—Rachel S. Cohen
A USAF aircrew pilots an Afghan C-130 as part
of the Train Advise and Assist Command's mission on Dec. 19,
2018, in Kabul, Afghanistan. Air Force photo by SrA. Maygan
As US drawdown plans take shape, the Pentagon’s leaders in Africa and the Middle East emphasized their partnerships with local air forces in congressional testimony Thursday.
The Afghan military, including its air force, still depends on international partners and mentors to hold off and reclaim territory from the Taliban, Army Gen. Joseph Votel, the leader of US Central Command, told the House Armed Services Committee.
Although US and Taliban negotiators are discussing removing US troops from Afghanistan as a condition of a future peace agreement, “political conditions and where we are in the reconciliation right now don’t merit” a withdrawal, Votel said. He stressed he has not yet received orders to draw down.
“These decisions have to be based more on conditions than on specific times,” he said. “Any decision to reduce forces in Afghanistan should be done in full consultation with our coalition partners and, of course, the government of Afghanistan, and should pivot off political progress in the reconciliation process.”
Modernizing Afghanistan’s air force is a multibillion-dollar project spanning more than 300 new aircraft and an updated maintenance enterprise, with more work to be done to ensure those security forces can stand on their own against the Taliban, local affiliates of the Islamic State of Iraq and Syria, and other organizations.
In contrast, Votel expressed confidence in Iraq’s military leadership at a time when that nation’s troops will play a pivotal role in suppressing ISIS’s resurgence in the area.
Partner nations can also host US assets at local bases and offer medical, training, maintenance, and logistical support that complements American assistance, the outgoing four-star told lawmakers. He pointed to Oman, a “bastion of stability” that provides “crucial access” for aircraft to pass through and land, as well as for ships to load and unload cargo and refuel.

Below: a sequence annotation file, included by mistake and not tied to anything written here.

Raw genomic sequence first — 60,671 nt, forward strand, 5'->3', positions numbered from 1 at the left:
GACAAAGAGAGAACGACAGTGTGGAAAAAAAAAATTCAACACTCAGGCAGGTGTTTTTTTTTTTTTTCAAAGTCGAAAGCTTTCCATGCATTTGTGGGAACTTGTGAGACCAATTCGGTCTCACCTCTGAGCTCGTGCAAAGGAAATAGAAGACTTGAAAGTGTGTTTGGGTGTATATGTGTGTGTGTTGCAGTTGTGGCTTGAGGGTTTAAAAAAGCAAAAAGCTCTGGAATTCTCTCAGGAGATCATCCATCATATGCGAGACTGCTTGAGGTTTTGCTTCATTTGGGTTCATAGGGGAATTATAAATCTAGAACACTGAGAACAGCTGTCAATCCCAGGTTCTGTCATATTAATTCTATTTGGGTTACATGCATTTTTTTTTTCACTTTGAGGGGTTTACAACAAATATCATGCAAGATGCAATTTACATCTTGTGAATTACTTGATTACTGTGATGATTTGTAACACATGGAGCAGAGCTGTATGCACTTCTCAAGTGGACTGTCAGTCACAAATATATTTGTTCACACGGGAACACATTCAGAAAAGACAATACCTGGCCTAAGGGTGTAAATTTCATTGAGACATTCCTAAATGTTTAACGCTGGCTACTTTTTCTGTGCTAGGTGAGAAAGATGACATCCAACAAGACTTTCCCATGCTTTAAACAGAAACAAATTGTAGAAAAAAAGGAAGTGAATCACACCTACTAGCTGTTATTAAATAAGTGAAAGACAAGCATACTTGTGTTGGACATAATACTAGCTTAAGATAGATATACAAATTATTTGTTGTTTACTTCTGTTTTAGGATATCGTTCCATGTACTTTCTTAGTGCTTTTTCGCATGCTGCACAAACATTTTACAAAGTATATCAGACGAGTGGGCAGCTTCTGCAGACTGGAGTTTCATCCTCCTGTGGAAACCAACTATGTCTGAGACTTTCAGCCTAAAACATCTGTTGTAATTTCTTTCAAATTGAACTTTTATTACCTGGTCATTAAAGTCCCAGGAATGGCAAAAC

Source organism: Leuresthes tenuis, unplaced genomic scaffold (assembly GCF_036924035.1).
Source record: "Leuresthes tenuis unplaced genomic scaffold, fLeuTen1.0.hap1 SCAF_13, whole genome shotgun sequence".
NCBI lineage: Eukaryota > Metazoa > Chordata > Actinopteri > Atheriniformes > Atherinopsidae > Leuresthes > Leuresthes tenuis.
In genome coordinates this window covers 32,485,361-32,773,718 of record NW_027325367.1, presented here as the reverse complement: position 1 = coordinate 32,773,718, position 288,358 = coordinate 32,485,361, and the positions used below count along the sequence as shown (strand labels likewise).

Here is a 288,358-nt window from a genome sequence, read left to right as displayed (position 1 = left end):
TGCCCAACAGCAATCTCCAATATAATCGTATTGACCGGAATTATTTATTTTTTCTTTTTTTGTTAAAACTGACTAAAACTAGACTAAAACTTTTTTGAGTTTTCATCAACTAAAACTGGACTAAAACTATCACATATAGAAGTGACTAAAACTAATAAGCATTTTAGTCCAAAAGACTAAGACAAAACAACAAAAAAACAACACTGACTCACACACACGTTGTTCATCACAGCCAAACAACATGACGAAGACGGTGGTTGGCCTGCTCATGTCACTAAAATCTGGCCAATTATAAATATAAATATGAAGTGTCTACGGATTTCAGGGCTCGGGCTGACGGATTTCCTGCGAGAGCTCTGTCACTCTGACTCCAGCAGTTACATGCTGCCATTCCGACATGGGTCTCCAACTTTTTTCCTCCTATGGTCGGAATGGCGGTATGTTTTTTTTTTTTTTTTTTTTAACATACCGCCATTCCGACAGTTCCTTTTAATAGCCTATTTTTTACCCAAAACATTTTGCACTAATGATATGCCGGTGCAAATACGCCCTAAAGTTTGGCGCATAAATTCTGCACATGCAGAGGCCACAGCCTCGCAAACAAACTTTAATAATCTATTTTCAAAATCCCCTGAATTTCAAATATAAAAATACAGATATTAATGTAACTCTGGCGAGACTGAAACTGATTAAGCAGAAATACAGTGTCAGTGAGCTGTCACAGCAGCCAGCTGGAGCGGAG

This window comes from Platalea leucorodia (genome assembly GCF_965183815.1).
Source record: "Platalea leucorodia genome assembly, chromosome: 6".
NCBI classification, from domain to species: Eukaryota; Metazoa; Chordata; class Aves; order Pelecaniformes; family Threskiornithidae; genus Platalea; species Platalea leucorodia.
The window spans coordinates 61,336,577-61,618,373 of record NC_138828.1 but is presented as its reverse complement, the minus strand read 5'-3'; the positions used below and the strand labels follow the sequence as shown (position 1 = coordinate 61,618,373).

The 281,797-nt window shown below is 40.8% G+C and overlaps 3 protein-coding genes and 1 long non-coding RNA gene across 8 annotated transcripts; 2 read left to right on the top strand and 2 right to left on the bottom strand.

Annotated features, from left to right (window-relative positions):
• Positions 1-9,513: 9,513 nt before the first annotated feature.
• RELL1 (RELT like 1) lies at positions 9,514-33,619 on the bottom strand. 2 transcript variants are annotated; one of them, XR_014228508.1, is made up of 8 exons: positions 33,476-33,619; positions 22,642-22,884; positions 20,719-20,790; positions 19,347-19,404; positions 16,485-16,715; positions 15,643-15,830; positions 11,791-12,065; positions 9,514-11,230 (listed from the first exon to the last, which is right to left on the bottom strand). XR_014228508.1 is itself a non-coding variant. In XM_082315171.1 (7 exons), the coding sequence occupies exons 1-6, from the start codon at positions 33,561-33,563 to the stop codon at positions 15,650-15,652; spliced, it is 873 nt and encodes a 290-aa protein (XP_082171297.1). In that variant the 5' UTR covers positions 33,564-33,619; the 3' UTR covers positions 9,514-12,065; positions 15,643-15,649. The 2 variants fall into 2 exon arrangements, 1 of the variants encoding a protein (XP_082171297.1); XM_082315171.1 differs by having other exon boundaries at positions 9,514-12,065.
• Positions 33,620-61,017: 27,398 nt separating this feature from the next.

In his own written testimony, US Africa Command Gen. Thomas Waldhauser provided an overview of ongoing work to expand the capabilities of air forces across the continent.
Senior leaders from 28 African nations as well as US Air Forces in Africa and US Air Forces Africa convened in October at the eighth annual African Air Chiefs Symposium, “a forum to discuss common defense issues, increase cooperation, and improve command and control of air operations,” according to Waldhauser’s testimony.
AFAFRICA flew “proof-of-principle” missions with the Tunisian air force as it works to “leverage their transport capability for rapid mobility requirements across the theater,” Waldhauser said.
“Continued flights over time will serve as an opportunity to enhance the capability of the Tunisian air force, while reducing the stress on US airlift assets and personnel.”
He also noted an exercise held with the Royal Moroccan Navy and Air Force last April marked the “most sophisticated bilateral exercise” conducted with an African partner.
While Tunisia can handle advanced logistics training and “increasingly complex” intelligence, reconnaissance, and surveillance assets, Waldhauser said, the Nigerian Air Force will work with AFRICOM on “tailored programs” to improve its ISR, counter-improvised explosive device, and air-ground integration capabilities.
Over the next 18 months, AFRICOM will start to pull about 10 percent of its 7,200 members out of Africa, including both conventional and special-operations forces “in areas where their work is pretty much done,” the Pentagon’s Africa chief said. The Defense Department said last November the full reduction will take several years.
“Optimization on the African continent has to do with counterterrorism strategy only,” Waldhauser said. “It’s a very small niche,” but it’s “difficult to get into numbers because they move around all the time.”
Part of the Air Force’s plan to help other militaries combat the rise of terror groups in the Middle East and Africa relied on its light-attack experiment, which promised to find an affordable turboprop attack aircraft that could also conduct ISR missions. But the future of that program – thought to be headed toward production this year – is now unclear because the Air Force wants to broaden its requirements to satisfy partner nations.
Following the hearing, HASC Ranking Member Mac Thornberry (R-Tex.) told Air Force Magazine the committee has yet to hear the rationale for changing the light-attack program.
“I think there are a lot of questions that come from that,” he said.
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